Sunday, June 9, 2019

The Rogues Tavern (1936)

Newlyweds Jimmy and Marjorie, both detectives in one way or another, are trying to find the justice of the peace so they can get married. To this end they end up in a local tavern that's rife with activity for a change. Filled with six other guests, things quickly take an ill-fated turn when they start getting killed. At first it seems like an apparently vicious dog is to blame, but once his cute name is cleared, it becomes clear that the killer is all too human, and will strike again if he's not stopped first...

The Rogues Tavern is a decently fun movie, which starts off quickly and promisingly. Unfortunately, despite its positive qualities, it begins to be weighed down by a lot of little and big problems.

The plot to this film is pretty messy! It starts off with people being savagely killed by a psycho killer,  but as it goes on further, it seems like this story is ignored in favour of a different one about a disgruntled mad scientist trapping everyone inside the specially designed inn. Then this seems to be ignored! The movie keeps introducing new plot elements without explaining the old ones!

For a while the film is muddled, by things become a smidgen clearer by the climax,  and by the end it does make sense why the guy who's plotted this intricate revenge scheme would kill three of his six would-be victims an hour before making his grand evil speech of revenge! He's not the only villain around...

...Yeah, the plot's still confusing though.

The heroes are mostly unenjoyable. They're supposedly both detectives, but Marjorie's sleuthing side rarely comes up and she spends most of the movie trailing around like a dog, or being scared in the next room while Jimmy investigates. What's most frustrating is the way he treats her. He's a dickhead! It's like the writers intended their relationship to be a mutually snarky one (as if common in movies such as these), but forgot to write any pithy comebacks for her, so she seems like a doormat, and he seems one negative comment away from a divorce before they're even married!

The other characters are an ok bunch, but we find out so little about their motives and personalities that it's hard to care or feel invested in them. The only remotely distinctive one is the psychic co-conspirator Gloria. She starts off interesting and mysterious, but gradually becomes a nuisance. She says "I knew this would happen!" so often and in such a way that makes it seem like she didn't have a clue. She also says 'We're doomed!' as often as Frazer from Dad's Army.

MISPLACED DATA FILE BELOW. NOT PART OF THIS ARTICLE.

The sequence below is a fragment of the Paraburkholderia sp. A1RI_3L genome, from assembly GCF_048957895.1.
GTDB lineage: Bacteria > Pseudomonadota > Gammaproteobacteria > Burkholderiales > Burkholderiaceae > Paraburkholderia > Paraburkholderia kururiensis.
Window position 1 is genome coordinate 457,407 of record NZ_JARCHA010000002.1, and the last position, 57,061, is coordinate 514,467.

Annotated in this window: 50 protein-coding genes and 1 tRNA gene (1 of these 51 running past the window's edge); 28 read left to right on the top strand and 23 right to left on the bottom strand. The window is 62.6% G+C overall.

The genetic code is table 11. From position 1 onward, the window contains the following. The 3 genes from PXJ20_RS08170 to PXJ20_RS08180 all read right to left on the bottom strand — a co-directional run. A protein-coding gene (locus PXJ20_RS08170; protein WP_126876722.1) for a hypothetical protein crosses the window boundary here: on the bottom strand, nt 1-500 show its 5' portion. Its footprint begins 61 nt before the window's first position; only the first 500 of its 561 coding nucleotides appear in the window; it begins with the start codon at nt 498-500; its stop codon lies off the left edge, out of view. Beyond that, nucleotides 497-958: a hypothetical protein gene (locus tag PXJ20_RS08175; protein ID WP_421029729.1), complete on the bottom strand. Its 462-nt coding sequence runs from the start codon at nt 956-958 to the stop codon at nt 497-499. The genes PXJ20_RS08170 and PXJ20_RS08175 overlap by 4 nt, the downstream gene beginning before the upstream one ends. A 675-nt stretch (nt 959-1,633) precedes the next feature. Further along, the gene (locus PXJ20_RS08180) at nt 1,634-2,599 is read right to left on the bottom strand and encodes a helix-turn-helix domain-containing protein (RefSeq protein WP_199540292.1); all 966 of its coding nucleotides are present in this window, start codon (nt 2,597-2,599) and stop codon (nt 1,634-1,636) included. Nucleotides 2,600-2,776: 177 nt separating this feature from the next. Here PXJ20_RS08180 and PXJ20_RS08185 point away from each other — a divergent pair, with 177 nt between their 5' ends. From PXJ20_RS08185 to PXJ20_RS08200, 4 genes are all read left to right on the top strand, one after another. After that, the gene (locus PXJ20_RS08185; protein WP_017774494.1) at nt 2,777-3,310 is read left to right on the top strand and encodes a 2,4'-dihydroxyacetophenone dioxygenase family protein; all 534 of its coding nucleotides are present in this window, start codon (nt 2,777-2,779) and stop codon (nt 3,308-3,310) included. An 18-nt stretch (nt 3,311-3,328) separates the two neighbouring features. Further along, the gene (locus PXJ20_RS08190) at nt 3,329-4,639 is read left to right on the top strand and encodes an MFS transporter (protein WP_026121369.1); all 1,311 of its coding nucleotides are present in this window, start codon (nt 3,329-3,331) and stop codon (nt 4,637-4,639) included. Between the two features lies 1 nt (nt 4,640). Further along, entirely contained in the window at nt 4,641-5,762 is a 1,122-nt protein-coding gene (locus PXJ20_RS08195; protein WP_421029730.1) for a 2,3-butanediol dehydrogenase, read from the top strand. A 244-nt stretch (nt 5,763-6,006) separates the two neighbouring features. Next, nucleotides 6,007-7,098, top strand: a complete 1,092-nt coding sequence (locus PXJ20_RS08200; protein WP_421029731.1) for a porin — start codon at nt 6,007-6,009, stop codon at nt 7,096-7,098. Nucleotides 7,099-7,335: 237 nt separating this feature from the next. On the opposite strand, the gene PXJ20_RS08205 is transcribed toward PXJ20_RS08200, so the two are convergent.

The lack of music really hinders the movie after a while. The fact that there's no atmospheric scoring or use of shadows (in fact, everything's almost always brightly lit) make for a not particularly spooky viewing experience. Another side effect of the lack of music is that whenever characters stop talking, everything goes quiet! If not for the hum of the film, you could be forgiven for thinking you accidentally hit the mute button by mistake!

Since the story is utterly unclear at all times, it's up to the actors alone to sell this picture and keep the audience interested. They do an alright job. Whether Wallace Ford is entertaining or annoying to you depends on how you feel about his 'lovable asshole' type of characters, which can come across as just plain assholes!

Vincent Dennis is possibly annoying or funny as the local scaredy-cat Bert, and he disappears after the midway point. Earl Dwire has fun for about a minute as the possibly villainous mad scientist Morgan, looking a bit like a fish, but besides a bit of lurking beforehand, his big moment is fleeting and he's promptly ignored for the rest of the movie. Joan Woodnury is neat and stylish at the start, but eventually began to annoy me with her incessant whining.

One member of the cast who really impressed me at first was Clara Kimball Young. She's wholly unremarkable for the first 45 minutes, but her expressions when her husband is covering for the murderer are really good! But then she squanders all of that with a bizarrely terrible turn at the end that sucks all seriousness from the production.

The location here is alright, but never really felt that lively. Or perhaps it was too lively and that's the problem! Always well lit, always bustling, and never particularly interesting, even when it becomes a deathtrap.

Overall, The Rogues Tavern isn't entirely worth ignoring, because it's got a fair bit to like about it. It really is a flawed movie though, and never comfortably found its footing. Give it a watch if you're interested. Now, to quote the movie,  Pleasant nightmares!...

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